Wednesday, May 20, 2009

Deep thoughts and hard questions

Why does man not do the things which Christ enjoins, and which can give him the highest earthly felicity—the felicity he has ever longer to attain? The answer as usually given, with slight variations of expression, is that the doctrine of Christ is indeed sublime, and its fulfillment would establish the kingdom of God on earth, but it is difficult, and therefore impracticable.

It is in the nature of man to strive after what is best. Each doctrine of life is but a doctrine of what is best for man. If men have pointed out to them what is really best for them, how come they to answer that they wish to do what is best, but cannot?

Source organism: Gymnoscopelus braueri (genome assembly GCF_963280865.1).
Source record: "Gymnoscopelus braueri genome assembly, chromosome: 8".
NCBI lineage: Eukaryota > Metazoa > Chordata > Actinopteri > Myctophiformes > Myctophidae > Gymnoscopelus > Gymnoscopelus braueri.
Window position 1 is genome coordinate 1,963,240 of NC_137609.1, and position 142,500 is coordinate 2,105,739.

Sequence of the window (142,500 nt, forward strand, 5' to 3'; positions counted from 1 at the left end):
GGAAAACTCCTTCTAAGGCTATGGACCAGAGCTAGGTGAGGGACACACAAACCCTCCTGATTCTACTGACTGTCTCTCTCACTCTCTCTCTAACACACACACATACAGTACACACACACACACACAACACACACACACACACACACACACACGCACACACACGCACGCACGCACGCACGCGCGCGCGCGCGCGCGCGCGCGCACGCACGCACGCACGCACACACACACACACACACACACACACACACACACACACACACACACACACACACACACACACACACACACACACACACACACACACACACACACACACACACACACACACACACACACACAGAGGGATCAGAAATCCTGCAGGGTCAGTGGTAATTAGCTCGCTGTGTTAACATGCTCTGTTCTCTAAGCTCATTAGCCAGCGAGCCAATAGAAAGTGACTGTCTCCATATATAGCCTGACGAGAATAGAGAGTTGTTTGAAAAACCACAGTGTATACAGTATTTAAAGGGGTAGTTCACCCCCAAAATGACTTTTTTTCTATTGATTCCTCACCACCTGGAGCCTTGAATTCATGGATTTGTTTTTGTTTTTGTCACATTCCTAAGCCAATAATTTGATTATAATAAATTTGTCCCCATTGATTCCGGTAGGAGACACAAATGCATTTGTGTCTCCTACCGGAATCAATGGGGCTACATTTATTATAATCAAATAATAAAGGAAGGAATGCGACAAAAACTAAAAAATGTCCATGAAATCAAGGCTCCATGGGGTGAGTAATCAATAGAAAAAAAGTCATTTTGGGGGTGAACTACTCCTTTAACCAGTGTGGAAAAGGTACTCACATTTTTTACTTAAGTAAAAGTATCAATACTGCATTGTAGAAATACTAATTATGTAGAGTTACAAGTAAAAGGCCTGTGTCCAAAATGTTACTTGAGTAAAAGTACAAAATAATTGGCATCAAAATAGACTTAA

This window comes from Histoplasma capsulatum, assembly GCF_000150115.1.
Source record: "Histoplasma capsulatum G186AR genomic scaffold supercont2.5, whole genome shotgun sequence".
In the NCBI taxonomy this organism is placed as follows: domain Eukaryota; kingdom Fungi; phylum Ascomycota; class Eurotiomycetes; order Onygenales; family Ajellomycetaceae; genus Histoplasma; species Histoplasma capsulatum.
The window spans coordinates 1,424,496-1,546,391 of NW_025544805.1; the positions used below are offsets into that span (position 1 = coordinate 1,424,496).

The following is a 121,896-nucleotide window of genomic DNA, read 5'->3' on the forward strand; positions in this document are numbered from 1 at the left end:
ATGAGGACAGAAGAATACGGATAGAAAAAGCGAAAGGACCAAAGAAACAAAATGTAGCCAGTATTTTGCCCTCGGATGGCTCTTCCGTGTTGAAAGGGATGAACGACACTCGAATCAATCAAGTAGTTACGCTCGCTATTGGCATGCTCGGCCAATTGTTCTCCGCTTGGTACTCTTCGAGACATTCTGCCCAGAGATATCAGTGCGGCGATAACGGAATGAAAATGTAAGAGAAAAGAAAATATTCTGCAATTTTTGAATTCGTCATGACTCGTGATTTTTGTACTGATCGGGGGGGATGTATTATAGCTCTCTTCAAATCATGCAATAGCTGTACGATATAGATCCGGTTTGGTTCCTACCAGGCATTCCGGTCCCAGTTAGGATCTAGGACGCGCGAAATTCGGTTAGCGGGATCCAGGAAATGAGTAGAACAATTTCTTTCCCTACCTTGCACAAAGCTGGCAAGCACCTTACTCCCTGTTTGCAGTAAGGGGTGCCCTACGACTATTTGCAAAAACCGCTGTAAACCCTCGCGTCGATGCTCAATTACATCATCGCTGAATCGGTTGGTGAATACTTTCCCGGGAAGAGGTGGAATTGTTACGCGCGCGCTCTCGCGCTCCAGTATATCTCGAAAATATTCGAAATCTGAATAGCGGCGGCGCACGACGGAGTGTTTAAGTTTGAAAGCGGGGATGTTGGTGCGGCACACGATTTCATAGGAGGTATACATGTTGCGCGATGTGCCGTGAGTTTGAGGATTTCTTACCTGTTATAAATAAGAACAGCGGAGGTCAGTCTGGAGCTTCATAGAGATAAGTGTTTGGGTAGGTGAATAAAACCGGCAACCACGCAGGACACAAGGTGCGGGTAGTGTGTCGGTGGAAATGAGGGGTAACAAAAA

If 'hard' means that it is hard to give up the momentary satisfaction of our desires for some great and good end, why do we not say, as well, that it is hard to plough the ground in order to have bread; to plant apple trees in order to have apples?

Every being endowed with the least germ of reason knows that no great good can be attained without trouble and difficulty. And now we say that though Christ's doctrine is sublime, we can never put it in practice, because it is hard to do so. Hard, because its observance would deprive us of what we have always possessed.

Have we never heard that it may be better for us to suffer and to lose, than never to suffer and always to have our desires satisfied?

(Leo Tolstoy, What I Believe, pp 106-108)

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